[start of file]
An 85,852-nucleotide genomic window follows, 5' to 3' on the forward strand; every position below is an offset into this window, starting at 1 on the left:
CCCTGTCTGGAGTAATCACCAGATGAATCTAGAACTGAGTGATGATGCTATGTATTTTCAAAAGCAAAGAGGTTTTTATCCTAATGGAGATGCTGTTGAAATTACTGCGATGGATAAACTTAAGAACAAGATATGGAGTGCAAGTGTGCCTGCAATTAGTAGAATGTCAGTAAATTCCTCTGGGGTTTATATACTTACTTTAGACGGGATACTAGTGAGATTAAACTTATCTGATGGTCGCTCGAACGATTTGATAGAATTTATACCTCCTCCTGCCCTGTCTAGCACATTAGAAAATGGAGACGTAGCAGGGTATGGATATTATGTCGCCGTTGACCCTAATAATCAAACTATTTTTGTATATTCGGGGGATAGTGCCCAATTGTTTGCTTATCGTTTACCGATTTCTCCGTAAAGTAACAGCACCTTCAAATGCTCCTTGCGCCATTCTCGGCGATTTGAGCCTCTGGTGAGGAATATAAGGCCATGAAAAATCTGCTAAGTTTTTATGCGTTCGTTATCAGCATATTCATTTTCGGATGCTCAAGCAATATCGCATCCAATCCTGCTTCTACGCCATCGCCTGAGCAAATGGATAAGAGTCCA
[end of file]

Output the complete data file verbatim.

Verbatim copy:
An 85,852-nucleotide genomic window follows, 5' to 3' on the forward strand; every position below is an offset into this window, starting at 1 on the left:
CCCTGTCTGGAGTAATCACCAGATGAATCTAGAACTGAGTGATGATGCTATGTATTTTCAAAAGCAAAGAGGTTTTTATCCTAATGGAGATGCTGTTGAAATTACTGCGATGGATAAACTTAAGAACAAGATATGGAGTGCAAGTGTGCCTGCAATTAGTAGAATGTCAGTAAATTCCTCTGGGGTTTATATACTTACTTTAGACGGGATACTAGTGAGATTAAACTTATCTGATGGTCGCTCGAACGATTTGATAGAATTTATACCTCCTCCTGCCCTGTCTAGCACATTAGAAAATGGAGACGTAGCAGGGTATGGATATTATGTCGCCGTTGACCCTAATAATCAAACTATTTTTGTATATTCGGGGGATAGTGCCCAATTGTTTGCTTATCGTTTACCGATTTCTCCGTAAAGTAACAGCACCTTCAAATGCTCCTTGCGCCATTCTCGGCGATTTGAGCCTCTGGTGAGGAATATAAGGCCATGAAAAATCTGCTAAGTTTTTATGCGTTCGTTATCAGCATATTCATTTTCGGATGCTCAAGCAATATCGCATCCAATCCTGCTTCTACGCCATCGCCTGAGCAAATGGATAAGAGTCCA